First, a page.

I wrote this ages ago, and to be honest the version below is not all that much different to that published in SyAS Bulletin 415 (pages 9-12) a little over two years back. All I’ve done is rewrite the intro so it makes more sense by itself rather than making reference to two authors but not citing their respective articles, change a reference or two elsewhere and add in one – albeit only as a footnote – I thought was of relevance, and insert a hand-drawn map that I was pretty chuffed with (it took long enough) but was not sufficiently legible for publication. Apologies for the slightly rubbish look of the piece; it was typed on my old computer and the formatting didn’t reproduce perfectly when I transferred it to this one. Had a little tinker with it but I realise the headers and footers in particular still let it down visually. Then again it’s not my magnum opus so it shouldn’t be a crying shame to anyone that it has the appearance of something I produced during my GCSE years.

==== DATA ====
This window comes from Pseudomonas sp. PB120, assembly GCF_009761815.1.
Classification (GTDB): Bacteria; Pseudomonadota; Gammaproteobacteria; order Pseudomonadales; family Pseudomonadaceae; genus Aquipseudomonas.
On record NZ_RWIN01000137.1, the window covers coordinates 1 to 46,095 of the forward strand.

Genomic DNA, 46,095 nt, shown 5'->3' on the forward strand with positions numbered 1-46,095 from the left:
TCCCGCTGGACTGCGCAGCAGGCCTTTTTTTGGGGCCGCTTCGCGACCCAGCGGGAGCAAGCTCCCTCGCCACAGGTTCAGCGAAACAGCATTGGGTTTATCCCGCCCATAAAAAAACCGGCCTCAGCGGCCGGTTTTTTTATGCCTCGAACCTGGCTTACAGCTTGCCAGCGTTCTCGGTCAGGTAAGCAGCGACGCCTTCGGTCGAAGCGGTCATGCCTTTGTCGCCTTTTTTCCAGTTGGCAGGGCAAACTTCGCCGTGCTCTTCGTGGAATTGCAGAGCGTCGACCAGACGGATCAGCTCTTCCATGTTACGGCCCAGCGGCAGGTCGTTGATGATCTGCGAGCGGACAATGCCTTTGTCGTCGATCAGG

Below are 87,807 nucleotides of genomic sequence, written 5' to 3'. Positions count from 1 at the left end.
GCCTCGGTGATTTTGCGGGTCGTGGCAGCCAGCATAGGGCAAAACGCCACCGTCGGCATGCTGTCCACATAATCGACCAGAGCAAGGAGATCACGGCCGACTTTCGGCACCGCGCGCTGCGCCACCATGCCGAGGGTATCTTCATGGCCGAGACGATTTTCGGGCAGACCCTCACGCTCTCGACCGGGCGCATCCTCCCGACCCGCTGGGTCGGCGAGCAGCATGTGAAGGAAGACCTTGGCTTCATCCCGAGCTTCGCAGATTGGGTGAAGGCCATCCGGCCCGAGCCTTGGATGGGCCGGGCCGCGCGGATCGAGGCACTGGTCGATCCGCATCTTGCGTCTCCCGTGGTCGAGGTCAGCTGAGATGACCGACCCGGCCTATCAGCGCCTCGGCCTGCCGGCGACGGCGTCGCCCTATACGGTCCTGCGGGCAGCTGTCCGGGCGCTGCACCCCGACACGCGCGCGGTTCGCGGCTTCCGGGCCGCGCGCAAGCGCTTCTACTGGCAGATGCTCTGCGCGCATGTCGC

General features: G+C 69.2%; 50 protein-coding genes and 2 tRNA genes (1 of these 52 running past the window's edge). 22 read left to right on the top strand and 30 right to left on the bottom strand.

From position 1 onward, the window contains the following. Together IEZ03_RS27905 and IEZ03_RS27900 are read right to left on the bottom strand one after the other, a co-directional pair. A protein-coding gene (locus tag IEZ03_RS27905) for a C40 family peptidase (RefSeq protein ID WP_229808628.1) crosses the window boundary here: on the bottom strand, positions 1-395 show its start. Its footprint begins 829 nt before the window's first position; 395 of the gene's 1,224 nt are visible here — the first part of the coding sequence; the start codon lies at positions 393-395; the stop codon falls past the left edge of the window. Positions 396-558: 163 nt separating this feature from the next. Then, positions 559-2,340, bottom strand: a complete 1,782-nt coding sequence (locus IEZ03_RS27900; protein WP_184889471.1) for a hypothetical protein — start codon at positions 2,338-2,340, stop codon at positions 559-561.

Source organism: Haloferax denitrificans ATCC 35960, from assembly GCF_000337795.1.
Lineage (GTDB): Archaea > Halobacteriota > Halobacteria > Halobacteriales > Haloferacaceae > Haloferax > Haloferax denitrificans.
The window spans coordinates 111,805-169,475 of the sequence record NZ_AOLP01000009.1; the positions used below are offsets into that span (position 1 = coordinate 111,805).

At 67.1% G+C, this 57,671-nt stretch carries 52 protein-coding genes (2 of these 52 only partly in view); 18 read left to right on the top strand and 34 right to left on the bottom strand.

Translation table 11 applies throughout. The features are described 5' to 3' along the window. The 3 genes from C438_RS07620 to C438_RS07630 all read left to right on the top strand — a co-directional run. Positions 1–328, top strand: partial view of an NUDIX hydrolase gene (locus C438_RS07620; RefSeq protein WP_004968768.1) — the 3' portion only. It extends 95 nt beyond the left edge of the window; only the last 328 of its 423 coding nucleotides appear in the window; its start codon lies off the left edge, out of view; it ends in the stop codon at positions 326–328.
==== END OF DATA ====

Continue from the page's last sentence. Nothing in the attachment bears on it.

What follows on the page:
More importantly, on reflection the paragraphs on Guildford as a proto-historic place and landholding are probably as interesting as those contemplating the park mentioned in Domesday Book. I’m in the very early stages of preparing a little thing to post on the Guildown cemetery, drawing together what’s been written about it since the excavation report was published in 1931 and some thoughts on its topographical and archaeological context. I’ve also been looking at the town’s handful of other occurrences in early written sources of the eleventh and twelfth centuries as part of a much bigger thing I’ve been tinkering with for several years now. There’s not a huge amount to go on when it comes to Anglo-Saxon Guildford, but I feel it’s worth getting what is known set down in good order and analysed using the widest possible toolkit of reference sources as there are still howling errors being made in discussions of the few “known knowns” of the period (the dating of the tower of St Mary’s to the mid-tenth century, when such structures were rare as hens’ teeth and limited to the most important monastic foundations, being a case in point).